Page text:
Explaining Foreign Direct Investments in Gujarat: A Study based on an Opinion Survey of Persons Involved in the Foreign Direct Investment Process
AbstractGujarat has attracted more foreign direct investment (FDI) than what its GDP size alone would suggest. But relative to its peer states (especially Tamilnadu, Delhi, Maharashtra and Karnataka, and possibly Andhra Pradesh) it has fallen short significantly. The above findings which we made in an earlier study are further confirmed through a survey of opinions and views of CEOs and others intimately concerned with the foreign investment decision process. The survey also brought out the crucial importance of infrastructure, and the quality of governance. Interestingly most of the problems are capable of being corrected through appropriate government action. The intrinsic exploitable advantages of the state remain large. Electricity supply – its poor quality, inadequacy and high price; the adverse law and order situation including the impact of the communal strife and riots and the perception of biases in the implementation of law have been important in adversely affecting FDI. The large comparative advantage of the state in industry and manufacturing implies that the states’ future is intimately dependent upon the growth of manufacturing in India. Success therefore involves coordination with the central government, because many of the difficulties in moving forward and in evolving into modern industries faced by Gujarat’s existing manufacturing involve policy infirmities at the central /macroeconomic level. Important among these are the `inverted tariff structures’ that many of Gujarat’s manufacturing, especially those in the small and medium scale industries, face and the tame pricing of the Indian rupee, in contrast to East Asian countries’ strategy of undervaluing their currencies. There is much that Gujarat can do to attract the new manufacturing and service industries (offshore industries of a wide variety, IT and biotechnology industries). Besides the improvement of Governance especially with regard to control over communal strife, it would need to improve the quality of life in cities and overcome the infrastructural constraints especially with regard to education and availability of technical skills. If Ahmedabad its principal city, can improve its ranking in the hierarchy of central places, Gujarat could successfully attract a lot more FDI, and other non-equity forms of collaboration in the new manufacturing and service industries.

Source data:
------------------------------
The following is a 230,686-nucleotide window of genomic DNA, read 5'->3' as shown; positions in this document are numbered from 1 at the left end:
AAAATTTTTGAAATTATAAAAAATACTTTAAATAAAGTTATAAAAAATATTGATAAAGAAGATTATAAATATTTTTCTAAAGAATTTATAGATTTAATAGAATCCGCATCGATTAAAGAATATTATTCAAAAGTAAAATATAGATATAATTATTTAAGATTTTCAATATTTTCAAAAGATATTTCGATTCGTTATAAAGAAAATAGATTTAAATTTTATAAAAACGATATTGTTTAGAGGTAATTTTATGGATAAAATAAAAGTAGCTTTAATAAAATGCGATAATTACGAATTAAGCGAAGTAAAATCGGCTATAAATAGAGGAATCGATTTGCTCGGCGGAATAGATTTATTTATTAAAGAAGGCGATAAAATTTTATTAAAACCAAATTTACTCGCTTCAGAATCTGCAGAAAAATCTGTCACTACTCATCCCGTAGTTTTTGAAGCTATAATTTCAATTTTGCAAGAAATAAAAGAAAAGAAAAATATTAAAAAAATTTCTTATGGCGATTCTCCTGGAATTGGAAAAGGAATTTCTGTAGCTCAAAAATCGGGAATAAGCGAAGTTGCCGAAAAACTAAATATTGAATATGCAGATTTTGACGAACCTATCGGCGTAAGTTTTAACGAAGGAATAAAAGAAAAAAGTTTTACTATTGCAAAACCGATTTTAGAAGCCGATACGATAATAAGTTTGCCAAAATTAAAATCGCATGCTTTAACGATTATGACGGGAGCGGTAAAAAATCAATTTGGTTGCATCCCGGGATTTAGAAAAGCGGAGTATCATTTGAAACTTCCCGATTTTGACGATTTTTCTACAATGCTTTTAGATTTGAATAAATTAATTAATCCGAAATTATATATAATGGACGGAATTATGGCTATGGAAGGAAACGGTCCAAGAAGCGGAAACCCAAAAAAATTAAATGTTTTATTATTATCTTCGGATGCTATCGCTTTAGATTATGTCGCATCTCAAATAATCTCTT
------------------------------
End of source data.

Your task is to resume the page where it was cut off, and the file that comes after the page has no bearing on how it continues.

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Bibliographic InfoPaper provided by Indian Institute of Management Ahmedabad, Research and Publication Department in its series IIMA Working Papers with number WP2005-02-01.
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